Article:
How to Unleash Your Inner Athlete

I really and truly believe that everyone has an inner athlete. Regardless of what level, who doesn’t want to feel bad ass, strong and just unstoppable?

There are several things you need to do to keep pace with that inner athlete and harness it into a successful, healthy and bad ass body.

In this video check out the 6 tips for becoming a better athlete (this applies to everyone so check it out).

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Ask Your Trainer: Will Strength Training Make Me Bulky?

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Ask Your Trainer: How to Stretch (and more)

In this week’s edition of Ask Your Trainer we have compiled a few questions into one category, stretching. There are also some other golden nuggets thrown in at the end so be sure to check this one out.

How do I stretch my back?

My favorite is controlled breathing, and very very slowly reaching for my toes while trying to bend in two, focus on the breathing and where i’m trying to stretch, I stop when I hit my “stretch” zone- James

I also like to get people opened up through their Lats and thoracic spine so have them grab the door way or a post on the rig with one hand (they are facing it) and bend their knees and then round their back a bit so they feel it all along the upper/mid/side of their back- Callie

How do I stretch my knee?

You can’t specifically stretch the knee itself, but I will stretch the hamstrings, foam rolling the t-bands, and typically I will do a few exercises to warm up the muscles around the knee, off-days I will do them to strengthen the muscles…but the real question is why does your knee hurt?  If it’s from working out, you’ll want to take a look at your movement patterns especially on a squat or lunge- James

Does foam rolling help cellulite?

As far as foam rolling being able to roll and reduce cellulite, there are some schools of thought that it does promote tissue quality and blood flow but as far as the direct goal of foam rolling, it’s not to reduce cellulite but instead promote healthy tissue and mobility.- Callie

What does a KB swing work?

Legs and core

How do I increase my abdominal strength?

Core exercises like planks, roll-outs, Turkish Get Ups and remembering to flex the abs on almost all the exercises we do, as most involve the core.- James

Focus on bracing the body as a unit when performing any exercise (especially push ups,swings,  squats or dead lifts). Also exercises that require bracing and anti-rotation like plank variations, Valslide Body Saws, Palloff Presses and Farmers Carries are awesome. – Callie

Bonus Question….

Do the trainers work out together?

YES! Every Friday.

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Durbrow Performance Training July Client of the Month: Gabe Swanger

Congratulations to our July 2014 Client of the Month, Gabe Swanger!

Gabe has been training with the DP family since January 2014 and in that time has transformed into a total training animal. Gabe came in already super motivated and focused but in the last few months he’s really come into his own by understanding what his body can do and how to use his strength in a coordinated way.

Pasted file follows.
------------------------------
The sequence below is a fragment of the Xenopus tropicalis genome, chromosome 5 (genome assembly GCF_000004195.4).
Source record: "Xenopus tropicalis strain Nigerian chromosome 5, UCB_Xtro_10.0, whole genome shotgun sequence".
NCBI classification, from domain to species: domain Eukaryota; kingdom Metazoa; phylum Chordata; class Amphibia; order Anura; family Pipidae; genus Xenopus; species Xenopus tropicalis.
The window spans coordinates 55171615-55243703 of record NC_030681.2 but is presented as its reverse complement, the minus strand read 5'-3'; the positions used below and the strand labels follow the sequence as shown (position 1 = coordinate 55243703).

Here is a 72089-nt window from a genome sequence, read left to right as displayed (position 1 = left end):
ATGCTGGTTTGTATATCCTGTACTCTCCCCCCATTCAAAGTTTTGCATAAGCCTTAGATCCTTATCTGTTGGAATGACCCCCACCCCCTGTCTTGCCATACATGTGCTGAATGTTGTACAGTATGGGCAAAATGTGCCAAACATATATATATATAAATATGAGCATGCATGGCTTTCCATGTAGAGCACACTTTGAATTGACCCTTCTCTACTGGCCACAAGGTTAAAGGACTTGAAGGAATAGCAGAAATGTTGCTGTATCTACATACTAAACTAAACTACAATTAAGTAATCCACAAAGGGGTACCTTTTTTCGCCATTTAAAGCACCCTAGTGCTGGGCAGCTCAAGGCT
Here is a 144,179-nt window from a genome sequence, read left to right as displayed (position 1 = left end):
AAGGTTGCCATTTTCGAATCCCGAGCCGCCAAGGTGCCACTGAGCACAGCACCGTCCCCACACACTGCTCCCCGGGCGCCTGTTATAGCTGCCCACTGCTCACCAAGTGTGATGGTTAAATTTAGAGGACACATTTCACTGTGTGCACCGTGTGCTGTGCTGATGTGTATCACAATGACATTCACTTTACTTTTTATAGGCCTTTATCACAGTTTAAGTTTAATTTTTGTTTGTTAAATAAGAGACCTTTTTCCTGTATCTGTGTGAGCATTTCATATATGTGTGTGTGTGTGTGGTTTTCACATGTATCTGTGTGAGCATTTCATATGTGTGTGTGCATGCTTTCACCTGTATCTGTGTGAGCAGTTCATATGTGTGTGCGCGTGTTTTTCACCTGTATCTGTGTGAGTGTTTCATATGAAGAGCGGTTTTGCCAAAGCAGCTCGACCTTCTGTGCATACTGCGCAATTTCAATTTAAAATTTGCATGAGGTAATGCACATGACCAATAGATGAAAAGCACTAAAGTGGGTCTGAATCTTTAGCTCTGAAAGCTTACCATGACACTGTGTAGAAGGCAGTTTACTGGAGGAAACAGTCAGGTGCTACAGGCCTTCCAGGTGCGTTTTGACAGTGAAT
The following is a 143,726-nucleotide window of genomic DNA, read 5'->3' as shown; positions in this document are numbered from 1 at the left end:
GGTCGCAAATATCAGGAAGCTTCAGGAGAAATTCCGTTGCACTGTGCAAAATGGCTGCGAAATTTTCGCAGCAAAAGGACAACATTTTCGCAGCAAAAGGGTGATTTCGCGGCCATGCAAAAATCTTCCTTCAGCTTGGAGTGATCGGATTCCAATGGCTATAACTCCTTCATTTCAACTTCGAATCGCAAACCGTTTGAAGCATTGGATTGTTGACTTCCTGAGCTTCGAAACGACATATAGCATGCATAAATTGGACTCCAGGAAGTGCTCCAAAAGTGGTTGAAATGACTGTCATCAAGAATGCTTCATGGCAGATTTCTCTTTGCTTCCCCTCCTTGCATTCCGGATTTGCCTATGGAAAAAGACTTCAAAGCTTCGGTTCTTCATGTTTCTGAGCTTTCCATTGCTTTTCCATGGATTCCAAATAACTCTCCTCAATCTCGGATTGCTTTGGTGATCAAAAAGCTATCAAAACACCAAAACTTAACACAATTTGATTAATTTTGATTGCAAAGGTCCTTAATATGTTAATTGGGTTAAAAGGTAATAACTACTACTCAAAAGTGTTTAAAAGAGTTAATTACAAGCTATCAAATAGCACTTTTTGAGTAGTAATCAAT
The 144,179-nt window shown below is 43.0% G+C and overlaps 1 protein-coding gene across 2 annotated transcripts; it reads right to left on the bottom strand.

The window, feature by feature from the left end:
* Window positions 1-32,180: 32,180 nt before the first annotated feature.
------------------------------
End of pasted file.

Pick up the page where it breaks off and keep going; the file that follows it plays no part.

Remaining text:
This includes recently working on a 3-Ring Push Up with both hands on rings and his feet in a third ring. This is a very impressive feat of strength, core strength and balance.

Since starting his training this winter, Gabe has lost 6% body fat, 11 inches and added 7 pounds of muscle.

As impressive as his physical transformations have been, Gabe has also become one of our best leaders and motivators during each session. He’s always there to help out a fellow training family member and give them props in a very motivating way.

We laugh about how when Gabe started training I said to him “You would run through that wall if I asked you to.”

That statement is definitely still true, and is a testament to Gabe’s motivation, dedication and coachability. Now he’d probably strategically break the wall down using a nice combination of strength, power and avoiding injury icon smile Durbrow Performance Training July Client of the Month: Gabe Swanger

Congrats again Gabe, you deserve it!


Gabe COM e1409161371527 Durbrow Performance Training July Client of the Month: Gabe Swanger


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Ask Your Trainer: What Should I Eat Before and After I Train?

We’re back with another week of the Ask Your Trainer segment. We get this question a lot. “What should I eat before I train?”

Here’s our resident nutrition expert, Emily, with your answers:

Before Training:

You should try to  always eat something before you workout. What you eat depends on your individual tolerance.

Even a spoonful of almond butter or a half of a banana will be helpful. Try not to push your body on a completely empty stomach. You’ll be able to burn more calories in a session if you train after a solid meal or snack, and you’ll support muscle mass, which burns calories all day long just by sitting on your body.

On an empty stomach we tend to run out of gas during our workout, have brain fog and truly do not get the most out of our muscles.

There is lots of debate about working out on an empty stomach, one of which is that if you body is void of food, then it is void of glycogen, so your body will need to go to fat for energy.